Why do we love and hate different tastes?
Why do people like one type of food and really dislike another? How much are our responses to food, including putting on weight, influenced by genetics?
And could the taste of food be chemically re-engineered to appeal to particular groups, such as the elderly?
A unique summit of some of the world's leading chefs and top scientists put our complicated relationship with food under the microscope.
This "Brainy Tongue" experiment, a collision of science and cooking, took place in San Sebastian in the Basque region of northern Spain, a seaside resort famous among food lovers for its Michelin-starred restaurants.
It was staged at the Basque Culinary Center, a university entirely dedicated to researching food.
'Unpeeling the layers'
Heston Blumenthal might have been a pioneer of scientific precision in the kitchen, but his latest passion is investigating how food can be so strongly linked to memory.
Whether it's the scents of a seaside holiday, ice cream bought as a childhood treat, or a box of cereal, he says a meal can be a way of "unpeeling the layers" of emotions.
He says: "We bury things, and then when you start talking, 'Do you remember that cereal? Oh yeah, variety packs. I loved it when I got the toy or there was the bag that wouldn't open properly.'
"You have this discussion at the table, you start revealing, you start opening up your own memories, you start opening up with positive nostalgia, the floodgates open."
Mr Blumenthal says he wants to experiment with how a restaurant can use "storytelling" to coax out those memories.
Science of taste
He says chefs need to recognise the brain is the "gatekeeper" for enjoying food and before a mouthful goes near the lips, the brain has made millions of computations.
And his "restless perfectionism" continues to test the "difference between perception and reality".
The same glass of wine can taste different depending on the background music, he says.
And restaurants can manipulate such responses.
Playing loud music makes people eat more quickly, while classical music means people will spend more money on wine, he says.
You can also hear about Heston's advice on what parents can do about fussy eaters and join the debate at the BBC's Family & Education News Facebook page.
But why are we so different in what we like to eat?
The event in San Sebastian (or Donostia as it's called in Basque) examined the science of taste.
Dr Charles Zuker, a neuroscientist from Columbia University in New York, says all animals are "pre-wired" to prefer sweet tastes to bitter.
"There are no lions out in the wild drinking tonic water," he says.
But Dr Zuker says there are also "acquired tastes", where the social reward outweighs an initial dislike - such as drinking beer and coffee.
'Turn up volume' on tastes
And what makes this mix even more individual is that we all have our own genetic, inherited preferences.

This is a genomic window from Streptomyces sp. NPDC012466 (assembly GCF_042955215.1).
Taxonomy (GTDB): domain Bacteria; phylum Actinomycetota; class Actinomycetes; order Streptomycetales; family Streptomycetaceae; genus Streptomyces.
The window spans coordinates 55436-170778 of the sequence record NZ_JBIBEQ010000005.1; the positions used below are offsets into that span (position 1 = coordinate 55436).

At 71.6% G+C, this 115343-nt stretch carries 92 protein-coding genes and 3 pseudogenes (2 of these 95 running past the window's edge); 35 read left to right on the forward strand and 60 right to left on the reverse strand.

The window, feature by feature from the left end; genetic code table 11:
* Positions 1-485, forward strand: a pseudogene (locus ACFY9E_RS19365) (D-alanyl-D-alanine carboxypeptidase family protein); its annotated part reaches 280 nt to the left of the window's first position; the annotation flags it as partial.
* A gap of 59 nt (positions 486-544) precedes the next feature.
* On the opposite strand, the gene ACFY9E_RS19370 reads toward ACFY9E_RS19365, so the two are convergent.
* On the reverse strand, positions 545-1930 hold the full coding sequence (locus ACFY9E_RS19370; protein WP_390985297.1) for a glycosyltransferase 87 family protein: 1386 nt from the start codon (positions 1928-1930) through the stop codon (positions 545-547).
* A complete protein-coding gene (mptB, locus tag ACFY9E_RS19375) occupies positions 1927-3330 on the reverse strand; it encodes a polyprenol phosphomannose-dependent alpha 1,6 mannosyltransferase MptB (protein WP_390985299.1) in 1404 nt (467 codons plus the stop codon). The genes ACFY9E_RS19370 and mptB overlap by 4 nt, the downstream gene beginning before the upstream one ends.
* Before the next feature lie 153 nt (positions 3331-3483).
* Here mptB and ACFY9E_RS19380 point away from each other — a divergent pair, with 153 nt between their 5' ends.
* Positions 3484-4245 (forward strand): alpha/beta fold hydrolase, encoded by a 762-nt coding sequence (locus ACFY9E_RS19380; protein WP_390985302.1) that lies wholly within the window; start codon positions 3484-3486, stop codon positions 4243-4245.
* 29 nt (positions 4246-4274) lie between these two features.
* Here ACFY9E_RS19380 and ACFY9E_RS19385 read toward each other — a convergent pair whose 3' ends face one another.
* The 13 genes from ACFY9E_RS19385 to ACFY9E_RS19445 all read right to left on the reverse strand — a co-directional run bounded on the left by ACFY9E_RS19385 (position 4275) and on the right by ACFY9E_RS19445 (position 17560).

"We have differences because of variations in our genes," he says.
"And that is likely to greatly impact how much sugar I want to have in my coffee.
"It might be that I need six spoons of sugar to get the same level of satisfaction and reward that you get with only two.
The next frontier, says Dr Zuker, will be to redesign food to respond to such differences.
For example, it could mean food being specially adapted for older people.
The sense of taste declines with age, and Dr Zuker says there could be a way to "turn up the volume" on flavours.
He says: "How do we tweak the taste receptors in an ageing tongue, in a way that we maximise the signals? This is like a hearing aid for your tongue, like glasses for your eyes.
"We're going to call it either personalised food and health or you can call it precision food, because it's been custom-tailored to your genetic make-up as well as your history of preferences."
Overloading the brain
But what if the problem is liking the taste of food too much?
Dr Dana Small, a psychiatrist and expert on flavour at Yale University, says the human brain, which has evolved over millions of years, struggles to cope with the modern combination of food that is both high fat and high sugar.
"In nature, there is no food that is high in both fat and sugar. There is no doughnut in nature," says Dr Small.
"The brain has never seen these two signals arriving at the same time. So what does it do to your brain? Our food has changed in a way that may challenge our physiology."
There is one visible outcome of changing diets - more of us getting overweight.
Blame the genes
But Professor Sir Stephen O'Rahilly, a Cambridge University geneticist, says it is becoming increasingly apparent that weight is often about our genes rather than our greed.
"A lot of people think that obesity is largely a problem of emotionally driven overeating," he says.
"But in fact, if you look at the information about why some people are obese, we tend to underestimate the extent to which underlying biological differences between people are at the root of that. In some ways that stigmatises the obese.
"Are people who remain lean morally superior or are they biologically different? Our work suggests strongly that they're different and pre-disposed in a different way to those who remain lean."
The "best" food can also depend on the circumstances.
"The best hot chocolate you've ever had could be a cheap manufactured one that someone gave you when you got lost and it was raining. That's the beauty of food, it not just fuel," says Mr Blumenthal.
Top chef Andoni Luis Aduriz, from the Mugaritz restaurant in San Sebastian, says that as much as the food, people come to restaurants seeking the shared social experience and the sense of a "moment".
But there are still mysteries to be unravelled.
Dr Zuker says: "How could it be that you could smell a scent that transports you to a unique event in your life. Your first date, your mother's cooking? How can you take one smell and re-evoke an event?
"Well… we don't know."